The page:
April 18, 2006

The Truth About Stories

Posted in literature, non-fiction, politics at 3:45 pm by Jerry

Have you ever had the feeling, when you read a book, that it’s a book you’ve been searching for, for years? Only, you didn’t know the name of the author or the book title? It’s happened to me before, and this time the book is called The Truth About Stories by Thomas King, a book comprising his 2003 CBC Massey Lectures.

There are so many facets to this book that it seems I need to quote the whole book to do it justice. Legislation, Native Identity, Oral Story-Telling, Social Activism, Native Literature, Personal Ethics – the list could go on. I want to share at least one string of thoughts I see in the book, but consider them mere samples rather than a representation of the whole book. I’d hate to misrepresent the work of art King has communicated.

The truth about stories is that that’s all we are.

“There are stories that take seven days to tell,” says the Cherokee storyteller Diane Glancy. “There are other stories that take you all your life.” (122)

..Why is the government concerned about defining who is an Indian and who is not? There’s not an Italian Act that defines who is and who is not an Italian. Or a Russian Act. Or a Greek Act. Mind you, in California, in the nineteenth century for a while, Mexicans were legally defined as “White,” while Chinese were legally defined as “Indians.” But even with the French in Quebec, who occupy much the same position in Canada as Native people do, there has been no legislative effort to distinguish between French and non-French. No French Act.

Yet, like Indians, the French float in a sea of English influence. They control an entire province, a larger land base and more resources than any of the tribes in all of America. They seem to annoy the English as much as, if not more than, do Native people. And they have to deal with the attitude of many in this country who believe that the special rights the French enjoy – a distinct language, a distinct society – are benefits that, like Native rights, are unearned and undeserved.

The French, I’m sure, feel that they constantly have to reaffirm their right to exist, but they don’t have to deal with laws that try to get rid of them. There are no legal divisions for status French and non-status French, the concept of the pure laine being a social construct, not a legal one. Consequently if a French woman marries an English man and her children marry Italians and Greeks and their children marry Australians and Germans and maybe even Indians, they don’t, by law, lose their claim to being French.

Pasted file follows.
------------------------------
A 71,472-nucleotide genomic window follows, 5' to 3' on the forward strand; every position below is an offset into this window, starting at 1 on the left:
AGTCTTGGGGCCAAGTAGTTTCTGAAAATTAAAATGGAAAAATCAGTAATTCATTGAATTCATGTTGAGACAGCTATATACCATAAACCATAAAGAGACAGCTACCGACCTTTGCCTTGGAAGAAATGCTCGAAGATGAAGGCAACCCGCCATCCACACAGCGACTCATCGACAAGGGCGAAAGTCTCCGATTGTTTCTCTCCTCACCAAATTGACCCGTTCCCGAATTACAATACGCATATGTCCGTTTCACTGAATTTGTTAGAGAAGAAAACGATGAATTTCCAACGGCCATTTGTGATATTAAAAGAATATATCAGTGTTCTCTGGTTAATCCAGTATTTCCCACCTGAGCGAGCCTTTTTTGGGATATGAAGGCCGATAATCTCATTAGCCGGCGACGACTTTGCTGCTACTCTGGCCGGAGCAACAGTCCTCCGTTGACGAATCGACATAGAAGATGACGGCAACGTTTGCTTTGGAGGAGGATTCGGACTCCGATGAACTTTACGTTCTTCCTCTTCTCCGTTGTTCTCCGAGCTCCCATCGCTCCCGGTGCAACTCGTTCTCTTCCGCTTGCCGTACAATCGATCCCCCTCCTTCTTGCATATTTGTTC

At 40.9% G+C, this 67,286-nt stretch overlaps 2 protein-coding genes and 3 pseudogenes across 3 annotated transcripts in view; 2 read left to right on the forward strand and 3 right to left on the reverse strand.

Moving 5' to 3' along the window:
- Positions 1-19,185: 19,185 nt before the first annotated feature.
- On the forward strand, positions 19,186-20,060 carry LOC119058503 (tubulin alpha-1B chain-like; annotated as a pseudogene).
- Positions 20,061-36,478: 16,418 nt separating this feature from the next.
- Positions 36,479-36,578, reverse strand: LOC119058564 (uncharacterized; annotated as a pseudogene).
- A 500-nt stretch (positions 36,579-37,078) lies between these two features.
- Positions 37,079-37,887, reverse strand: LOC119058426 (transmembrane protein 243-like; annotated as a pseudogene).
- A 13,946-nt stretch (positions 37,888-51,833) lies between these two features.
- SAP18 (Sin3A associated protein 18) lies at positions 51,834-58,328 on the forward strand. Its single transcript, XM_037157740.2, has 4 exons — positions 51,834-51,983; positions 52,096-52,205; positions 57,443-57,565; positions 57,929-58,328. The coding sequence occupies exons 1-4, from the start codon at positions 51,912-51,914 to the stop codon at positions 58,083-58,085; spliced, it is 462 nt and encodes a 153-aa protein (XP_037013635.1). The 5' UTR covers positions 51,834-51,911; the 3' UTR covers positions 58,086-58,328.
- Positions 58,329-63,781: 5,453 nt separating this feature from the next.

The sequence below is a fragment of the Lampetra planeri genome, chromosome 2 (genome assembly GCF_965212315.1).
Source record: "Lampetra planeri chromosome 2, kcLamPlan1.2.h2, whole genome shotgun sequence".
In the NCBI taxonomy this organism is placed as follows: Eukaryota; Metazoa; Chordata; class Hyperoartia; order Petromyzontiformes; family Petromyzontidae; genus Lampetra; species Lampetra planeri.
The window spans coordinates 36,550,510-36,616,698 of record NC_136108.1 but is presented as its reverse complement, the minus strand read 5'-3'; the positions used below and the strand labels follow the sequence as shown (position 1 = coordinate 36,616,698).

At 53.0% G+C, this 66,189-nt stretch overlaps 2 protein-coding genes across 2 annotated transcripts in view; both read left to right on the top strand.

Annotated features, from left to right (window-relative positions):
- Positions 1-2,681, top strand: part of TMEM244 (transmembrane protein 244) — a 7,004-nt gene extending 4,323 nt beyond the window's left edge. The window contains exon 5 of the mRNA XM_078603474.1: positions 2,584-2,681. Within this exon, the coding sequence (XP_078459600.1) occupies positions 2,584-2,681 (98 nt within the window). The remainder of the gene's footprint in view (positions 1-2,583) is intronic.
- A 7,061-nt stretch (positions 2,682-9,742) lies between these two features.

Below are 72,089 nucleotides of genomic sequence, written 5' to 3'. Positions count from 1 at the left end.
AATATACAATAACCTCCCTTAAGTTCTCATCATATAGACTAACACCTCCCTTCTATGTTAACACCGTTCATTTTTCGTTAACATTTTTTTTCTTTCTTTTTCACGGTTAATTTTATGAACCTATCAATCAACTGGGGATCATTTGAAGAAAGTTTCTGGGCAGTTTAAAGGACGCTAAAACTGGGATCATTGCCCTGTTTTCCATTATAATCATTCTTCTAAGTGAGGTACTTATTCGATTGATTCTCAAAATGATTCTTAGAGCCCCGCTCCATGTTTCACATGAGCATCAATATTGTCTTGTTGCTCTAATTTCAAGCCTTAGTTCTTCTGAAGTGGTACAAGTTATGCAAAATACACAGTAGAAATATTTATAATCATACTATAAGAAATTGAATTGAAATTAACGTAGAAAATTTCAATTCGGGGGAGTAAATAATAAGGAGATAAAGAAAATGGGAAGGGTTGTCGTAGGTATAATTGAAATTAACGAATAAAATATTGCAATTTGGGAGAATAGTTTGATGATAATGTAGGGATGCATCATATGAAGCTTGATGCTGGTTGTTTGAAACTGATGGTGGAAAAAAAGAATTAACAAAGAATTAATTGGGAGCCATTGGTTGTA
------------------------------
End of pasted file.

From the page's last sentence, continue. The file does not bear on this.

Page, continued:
The only obvious difference between the French and the Indians is that the French represent a formidable voting block, which can decide who comes to power and who does not.

Ah, there’s the rub.

And because there’s no legal distinction, the French can go on creating more French no matter whom they marry. All they have to do is maintain their language and culture, and they will never lose status, while Indians can disappear even with their languages and cultures intact. (148-49)

On page 142, King explains that status/non-status grandparents that have a child who marries a non-status person, who have children that marry full-blooded Indians, are considered to be without a legal Indian identity. I wonder how much value the great-grandparents of these children would put in the goverment’s declaration of their great-grandchildrens’ identity.

And right now about 50 percent of status Indians are marrying non-status folk. No one knows for sure how long it will take, but according to John Borrows and Leroy Little Bear, two of Canada’s leading Aboriginal scholars and teachers, if this rate holds steady, in fifty to seventy-five years there will be no status Indians left in Canada. We’ll still have the treaties and we’ll still have treaty land held in trust for status Indians by the government.

We just won’t have any Indians.

Legally, that is. (143-44)

When I was going to university, there was an almost irresistable pull to become what Gerald Vizenor calls a “cultural ritualist,” a kind of “pretend” Indian, an Indian who has to dress up like an Indian and act like an Indian in order to be recognized as an Indian.

… Not wanting to be mistaken for Mexican or a White, I grew my hair long, bought a fringed leather pouch to hang off my belt, threw a four-strand bone choker around my neck, made a headband out of an old neckerchief, and strapped on a beaded belt buckle that I had bought at a trading post on a reservation in Wyoming. Trinkets of the trade. (45-46)

… a young Native man about my age, dressed in a ribbon shirt, bone choker, and beaded belt buckle, the very markers of race that I had so casually abandoned, stood up and asked me what the hell an “apple” was doing speaking for real Indians. (67)

As long as I dressed like an Indian and complained like an Indian, I was entertainment. But if I dressed like a non-Indian and reasoned like a non-Indian, then not only was I not entertainment, I wasn’t an Indian. (68)

Strange world. But maybe being entertainment isn’t so bad. Maybe it’s what you’re left with when the only defense you have is a good story. Maybe entertainment is the story of survival. (89)

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